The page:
Sheriff's influence

He said he thought there were "hundreds, possibly thousands" of people currently being held in Phoenix.

"It's a good business if you're brutal enough," he said.

The state's top law enforcement officer, Arizona Attorney General Terry Goddard, admits that the official statistics only scratch the surface of the problem.

Arizona Attorney General Terry Goddard
The cartels are much more flexible than we are
Terry Goddard
Arizona Attorney General

He is happy that the federal authorities are starting to take the problem seriously, but he is concerned about the danger of what he calls "a scattergun approach".

"The cartels are much more flexible than we are," he said.

"They're not controlled by artificial state or national boundaries. They will adapt their techniques almost instantly. We have to pay much more attention to that and have a co-ordinated approach."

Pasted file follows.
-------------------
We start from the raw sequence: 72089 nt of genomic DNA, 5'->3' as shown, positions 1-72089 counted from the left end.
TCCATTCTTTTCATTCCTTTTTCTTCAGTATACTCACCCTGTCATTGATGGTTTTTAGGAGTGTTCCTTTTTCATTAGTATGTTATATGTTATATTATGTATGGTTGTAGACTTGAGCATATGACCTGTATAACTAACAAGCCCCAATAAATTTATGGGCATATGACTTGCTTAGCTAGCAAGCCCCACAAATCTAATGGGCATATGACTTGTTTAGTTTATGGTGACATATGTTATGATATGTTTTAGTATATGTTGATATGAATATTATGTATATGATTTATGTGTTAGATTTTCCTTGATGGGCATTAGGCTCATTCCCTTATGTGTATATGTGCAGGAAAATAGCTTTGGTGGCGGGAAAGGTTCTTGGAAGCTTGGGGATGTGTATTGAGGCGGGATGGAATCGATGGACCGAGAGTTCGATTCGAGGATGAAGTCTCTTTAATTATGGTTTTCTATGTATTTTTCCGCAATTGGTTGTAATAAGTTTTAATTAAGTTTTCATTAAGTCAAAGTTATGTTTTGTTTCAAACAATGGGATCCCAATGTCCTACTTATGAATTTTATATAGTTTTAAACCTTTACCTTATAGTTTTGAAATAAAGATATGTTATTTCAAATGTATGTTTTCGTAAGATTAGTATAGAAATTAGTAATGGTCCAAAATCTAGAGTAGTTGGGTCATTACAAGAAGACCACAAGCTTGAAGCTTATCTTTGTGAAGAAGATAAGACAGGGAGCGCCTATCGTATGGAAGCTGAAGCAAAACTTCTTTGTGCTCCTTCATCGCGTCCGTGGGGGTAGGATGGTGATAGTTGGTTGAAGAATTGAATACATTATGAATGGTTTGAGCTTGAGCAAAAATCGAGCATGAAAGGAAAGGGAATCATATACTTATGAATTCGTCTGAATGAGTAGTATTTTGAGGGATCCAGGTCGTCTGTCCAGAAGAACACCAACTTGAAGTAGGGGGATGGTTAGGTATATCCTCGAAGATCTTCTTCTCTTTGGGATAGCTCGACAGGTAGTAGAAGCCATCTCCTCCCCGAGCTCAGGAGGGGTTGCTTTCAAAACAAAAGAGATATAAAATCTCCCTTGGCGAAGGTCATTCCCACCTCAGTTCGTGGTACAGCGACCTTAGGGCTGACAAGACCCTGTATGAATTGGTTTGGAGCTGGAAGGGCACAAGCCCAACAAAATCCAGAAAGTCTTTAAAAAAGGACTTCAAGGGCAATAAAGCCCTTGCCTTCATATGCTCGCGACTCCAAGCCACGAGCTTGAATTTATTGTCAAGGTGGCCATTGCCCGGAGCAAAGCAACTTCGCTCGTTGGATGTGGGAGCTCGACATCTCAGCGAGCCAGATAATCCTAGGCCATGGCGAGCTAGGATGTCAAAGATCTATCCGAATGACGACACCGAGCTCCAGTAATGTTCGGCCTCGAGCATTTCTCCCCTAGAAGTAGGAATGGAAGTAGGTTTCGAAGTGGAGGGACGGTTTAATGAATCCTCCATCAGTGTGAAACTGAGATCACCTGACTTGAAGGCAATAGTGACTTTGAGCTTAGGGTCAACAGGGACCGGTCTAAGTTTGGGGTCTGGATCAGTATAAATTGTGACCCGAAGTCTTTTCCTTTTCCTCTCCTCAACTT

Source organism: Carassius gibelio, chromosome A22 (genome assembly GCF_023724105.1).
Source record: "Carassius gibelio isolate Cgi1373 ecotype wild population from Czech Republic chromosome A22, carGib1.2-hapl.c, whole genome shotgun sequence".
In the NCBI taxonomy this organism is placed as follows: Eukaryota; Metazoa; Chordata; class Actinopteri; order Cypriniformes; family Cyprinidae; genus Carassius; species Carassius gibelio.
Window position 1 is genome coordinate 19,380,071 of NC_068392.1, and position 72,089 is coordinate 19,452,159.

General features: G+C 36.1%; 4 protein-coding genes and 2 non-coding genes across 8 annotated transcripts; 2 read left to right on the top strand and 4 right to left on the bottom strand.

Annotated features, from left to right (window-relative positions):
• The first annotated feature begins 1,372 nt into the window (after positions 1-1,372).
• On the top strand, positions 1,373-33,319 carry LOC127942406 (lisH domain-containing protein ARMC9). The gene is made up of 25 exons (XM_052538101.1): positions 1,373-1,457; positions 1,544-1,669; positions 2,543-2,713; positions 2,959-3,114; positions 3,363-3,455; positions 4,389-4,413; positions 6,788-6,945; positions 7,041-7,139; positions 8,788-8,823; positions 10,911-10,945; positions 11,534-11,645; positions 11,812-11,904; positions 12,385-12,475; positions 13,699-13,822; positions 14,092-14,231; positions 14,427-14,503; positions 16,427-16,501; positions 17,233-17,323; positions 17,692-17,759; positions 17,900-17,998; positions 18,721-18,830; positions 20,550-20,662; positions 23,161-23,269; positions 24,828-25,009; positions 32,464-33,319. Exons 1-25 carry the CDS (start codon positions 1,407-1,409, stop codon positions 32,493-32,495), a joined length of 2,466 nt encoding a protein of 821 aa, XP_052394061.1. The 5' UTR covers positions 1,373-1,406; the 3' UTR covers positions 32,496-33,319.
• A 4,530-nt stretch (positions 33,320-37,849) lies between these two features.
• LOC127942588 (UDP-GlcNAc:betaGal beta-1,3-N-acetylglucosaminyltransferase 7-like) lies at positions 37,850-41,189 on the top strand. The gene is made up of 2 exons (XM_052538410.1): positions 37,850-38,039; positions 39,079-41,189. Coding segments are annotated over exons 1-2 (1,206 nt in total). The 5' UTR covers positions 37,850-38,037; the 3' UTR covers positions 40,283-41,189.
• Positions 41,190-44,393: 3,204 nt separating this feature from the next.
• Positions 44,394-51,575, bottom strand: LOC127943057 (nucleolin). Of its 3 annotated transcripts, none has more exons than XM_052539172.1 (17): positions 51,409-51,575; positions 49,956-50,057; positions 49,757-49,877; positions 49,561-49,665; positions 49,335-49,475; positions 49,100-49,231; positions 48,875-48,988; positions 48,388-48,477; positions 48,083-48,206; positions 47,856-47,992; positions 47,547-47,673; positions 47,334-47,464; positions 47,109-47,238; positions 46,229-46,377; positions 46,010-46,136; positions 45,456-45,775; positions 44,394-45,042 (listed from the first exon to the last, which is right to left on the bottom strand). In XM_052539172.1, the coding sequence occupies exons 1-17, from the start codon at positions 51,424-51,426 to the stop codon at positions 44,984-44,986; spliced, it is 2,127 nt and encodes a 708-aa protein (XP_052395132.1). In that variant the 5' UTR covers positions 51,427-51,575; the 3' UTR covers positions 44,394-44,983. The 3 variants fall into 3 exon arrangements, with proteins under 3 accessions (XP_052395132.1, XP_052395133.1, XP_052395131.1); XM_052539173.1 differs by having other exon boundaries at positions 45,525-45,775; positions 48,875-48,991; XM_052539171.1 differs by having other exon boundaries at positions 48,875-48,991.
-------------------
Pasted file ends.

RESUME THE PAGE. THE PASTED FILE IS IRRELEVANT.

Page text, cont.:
He is also concerned - and he is not alone - by the influence of Phoenix Sheriff Joe Arpaio.

Mr Arpaio is an attention-grabbing elected law enforcement official who briefly had his own reality show, and who has made his name, in part, by taking a very tough line with illegal immigrants.

Attorney General Goddard thinks that the sheriff's actions - and the extra level of fear they have spread in the Hispanic community - have actually hindered law enforcement.

"It's been highly depressing when it comes to the idea of community policing. The idea that the community together with the police can be the eyes and ears against crime," he said.

With drug-related violence increasing dramatically south of the border, he is worried about the consequences of failing to tackle the problems underlying the kidnappings.

"They had 6,200 casualties in Mexico last year. Almost 1,200 already this year," he said.

"That that kind of open warfare could sweep into the United States is the most immediate problem to be averted... and I believe it's going to take an awful lot of effort to do that."